Process of Installing Plumbing in a New Home
Working on the simple water in and out concepts, plumbing entails three things namely; the water supply system, the appliances and the drainage system, which varies depending on the location but in most places, the procedure of plumbing is dependent on the local plumbing codes and the layout of the building with some communities requiring the installer to be a licensed plumber or to be working under the instructions of a licensed one.
The sewer accommodation stubs, which are part of the drainage system are set before the concrete foundation is laid with the other part of plumbing being done later, the duct installation and rough-in plumbing takes place next alongside wiring after the wall framing has taken place but the dry wall is yet to be hang, after which you should put in place the main drains in the floor, fit in the sinks and install the water pipes, tubing and toilet flanges, and the following paragraphs gives details about each installation.
Plumbing fixtures need to be installed before you have set the walls, which is mainly caused by how big they are such as how shower units and bath tabs are and should be covered using soft or hard materials like rugs, cardboard or old blankets to avoid damage while finishing on the walls, after which you should connect commodes and sinks.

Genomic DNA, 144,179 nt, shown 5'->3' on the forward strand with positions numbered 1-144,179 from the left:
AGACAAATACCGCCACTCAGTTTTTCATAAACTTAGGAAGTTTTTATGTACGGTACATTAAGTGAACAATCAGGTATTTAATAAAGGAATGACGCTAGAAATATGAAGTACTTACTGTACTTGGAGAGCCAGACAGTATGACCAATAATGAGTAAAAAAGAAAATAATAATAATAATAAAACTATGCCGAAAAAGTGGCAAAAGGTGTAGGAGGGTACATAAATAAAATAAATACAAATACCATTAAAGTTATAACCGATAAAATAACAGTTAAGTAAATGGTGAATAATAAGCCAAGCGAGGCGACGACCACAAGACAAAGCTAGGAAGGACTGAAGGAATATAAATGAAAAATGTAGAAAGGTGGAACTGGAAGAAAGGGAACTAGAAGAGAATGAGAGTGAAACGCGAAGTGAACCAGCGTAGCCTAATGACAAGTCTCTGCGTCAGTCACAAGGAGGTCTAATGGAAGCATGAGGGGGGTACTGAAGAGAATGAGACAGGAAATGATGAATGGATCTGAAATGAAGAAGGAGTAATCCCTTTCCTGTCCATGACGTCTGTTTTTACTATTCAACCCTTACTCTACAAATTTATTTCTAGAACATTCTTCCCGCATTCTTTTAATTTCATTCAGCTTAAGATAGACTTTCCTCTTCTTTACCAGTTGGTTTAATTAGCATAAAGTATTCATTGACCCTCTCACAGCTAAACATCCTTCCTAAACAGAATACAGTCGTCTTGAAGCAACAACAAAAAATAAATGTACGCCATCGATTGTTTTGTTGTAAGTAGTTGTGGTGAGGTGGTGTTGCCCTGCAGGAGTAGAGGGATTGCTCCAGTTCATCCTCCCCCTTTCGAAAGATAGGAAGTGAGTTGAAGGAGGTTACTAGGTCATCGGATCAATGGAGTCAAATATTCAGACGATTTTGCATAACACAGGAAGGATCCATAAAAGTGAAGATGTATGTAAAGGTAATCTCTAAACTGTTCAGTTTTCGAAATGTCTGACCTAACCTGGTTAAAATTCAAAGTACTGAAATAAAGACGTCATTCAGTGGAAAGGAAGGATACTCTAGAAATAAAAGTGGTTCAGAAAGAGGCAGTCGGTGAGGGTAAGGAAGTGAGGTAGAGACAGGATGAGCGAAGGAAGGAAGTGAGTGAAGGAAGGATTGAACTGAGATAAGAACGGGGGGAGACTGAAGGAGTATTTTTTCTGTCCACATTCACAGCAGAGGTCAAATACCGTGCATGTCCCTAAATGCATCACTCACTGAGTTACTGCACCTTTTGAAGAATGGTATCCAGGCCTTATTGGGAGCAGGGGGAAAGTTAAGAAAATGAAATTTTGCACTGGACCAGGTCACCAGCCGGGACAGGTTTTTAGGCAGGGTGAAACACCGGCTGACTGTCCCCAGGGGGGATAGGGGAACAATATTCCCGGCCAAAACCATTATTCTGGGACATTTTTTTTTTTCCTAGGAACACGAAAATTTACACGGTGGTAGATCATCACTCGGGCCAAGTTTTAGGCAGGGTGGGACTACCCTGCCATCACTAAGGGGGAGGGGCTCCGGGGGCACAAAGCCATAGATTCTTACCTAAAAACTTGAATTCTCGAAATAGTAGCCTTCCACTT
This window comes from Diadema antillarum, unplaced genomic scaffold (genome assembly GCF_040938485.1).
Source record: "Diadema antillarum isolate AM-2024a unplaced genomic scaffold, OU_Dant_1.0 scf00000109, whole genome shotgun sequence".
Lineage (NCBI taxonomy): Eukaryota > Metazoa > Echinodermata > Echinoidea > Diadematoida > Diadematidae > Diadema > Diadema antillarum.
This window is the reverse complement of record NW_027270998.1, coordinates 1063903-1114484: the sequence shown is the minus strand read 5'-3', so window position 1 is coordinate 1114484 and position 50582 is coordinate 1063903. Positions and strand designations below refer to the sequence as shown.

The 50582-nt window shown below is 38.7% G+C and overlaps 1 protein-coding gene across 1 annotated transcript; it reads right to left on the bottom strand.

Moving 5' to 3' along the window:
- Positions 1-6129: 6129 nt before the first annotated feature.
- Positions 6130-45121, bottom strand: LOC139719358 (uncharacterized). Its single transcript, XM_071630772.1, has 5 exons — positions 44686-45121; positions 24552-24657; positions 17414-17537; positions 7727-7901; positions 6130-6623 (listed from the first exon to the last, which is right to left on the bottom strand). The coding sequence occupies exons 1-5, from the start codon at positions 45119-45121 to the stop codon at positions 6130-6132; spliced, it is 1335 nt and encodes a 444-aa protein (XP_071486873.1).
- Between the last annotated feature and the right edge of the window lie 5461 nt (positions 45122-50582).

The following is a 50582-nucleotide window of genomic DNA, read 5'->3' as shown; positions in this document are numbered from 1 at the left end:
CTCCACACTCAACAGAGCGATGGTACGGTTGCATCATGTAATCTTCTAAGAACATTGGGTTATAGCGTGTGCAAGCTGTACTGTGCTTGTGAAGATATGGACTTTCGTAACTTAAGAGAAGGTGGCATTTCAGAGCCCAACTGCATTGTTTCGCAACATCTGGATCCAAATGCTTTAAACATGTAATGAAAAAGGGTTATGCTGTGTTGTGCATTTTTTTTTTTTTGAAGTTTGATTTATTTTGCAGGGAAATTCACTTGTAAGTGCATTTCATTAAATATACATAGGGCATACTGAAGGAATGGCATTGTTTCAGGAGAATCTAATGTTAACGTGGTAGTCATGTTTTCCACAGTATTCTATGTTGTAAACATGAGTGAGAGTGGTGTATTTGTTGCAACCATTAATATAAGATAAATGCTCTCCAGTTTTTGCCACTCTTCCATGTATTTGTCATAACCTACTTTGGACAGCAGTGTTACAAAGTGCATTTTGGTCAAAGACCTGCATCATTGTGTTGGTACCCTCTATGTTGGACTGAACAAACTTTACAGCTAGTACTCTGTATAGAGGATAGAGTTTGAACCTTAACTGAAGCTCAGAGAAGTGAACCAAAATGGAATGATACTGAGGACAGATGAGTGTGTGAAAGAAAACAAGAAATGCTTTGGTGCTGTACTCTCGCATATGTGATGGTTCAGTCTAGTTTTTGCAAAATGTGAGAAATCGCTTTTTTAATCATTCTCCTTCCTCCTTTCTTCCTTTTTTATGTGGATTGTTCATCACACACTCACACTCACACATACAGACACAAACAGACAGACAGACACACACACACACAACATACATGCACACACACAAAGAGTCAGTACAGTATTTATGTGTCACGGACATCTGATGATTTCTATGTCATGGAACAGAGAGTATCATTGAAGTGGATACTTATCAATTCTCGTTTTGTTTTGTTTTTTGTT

The water supply system consists of pressurized water that come in two lines, with one taking water to warm in the heater, and the other bringing in cold water to every appliance just like the one from the heater does, but other homes have water supply manifold system, which has blue and red valves that control cold or hot water entering the fixture and this is advantageous because it makes it easy to shut out the supply of water to only one appliance when there is need to without having to shut out the entire house from water supply.
The drainage system mainly has a main stack that runs from below the ground floor to the top as the backbone where it takes waste from each floor and takes it downwards to the main sewer drain, and then exit the house below the frost line where it is connected to the municipal sewer system or is directed to a personal septic system.
There should also be ventilation, which prevent water locks that cause clogs, and this is done by installing a vent behind sinks. Drain traps are also essential to prevent gases from the drainage systems from getting back to the house by retaining some water in the neck of their u-shape and they are installed under sinks, showers and tubs.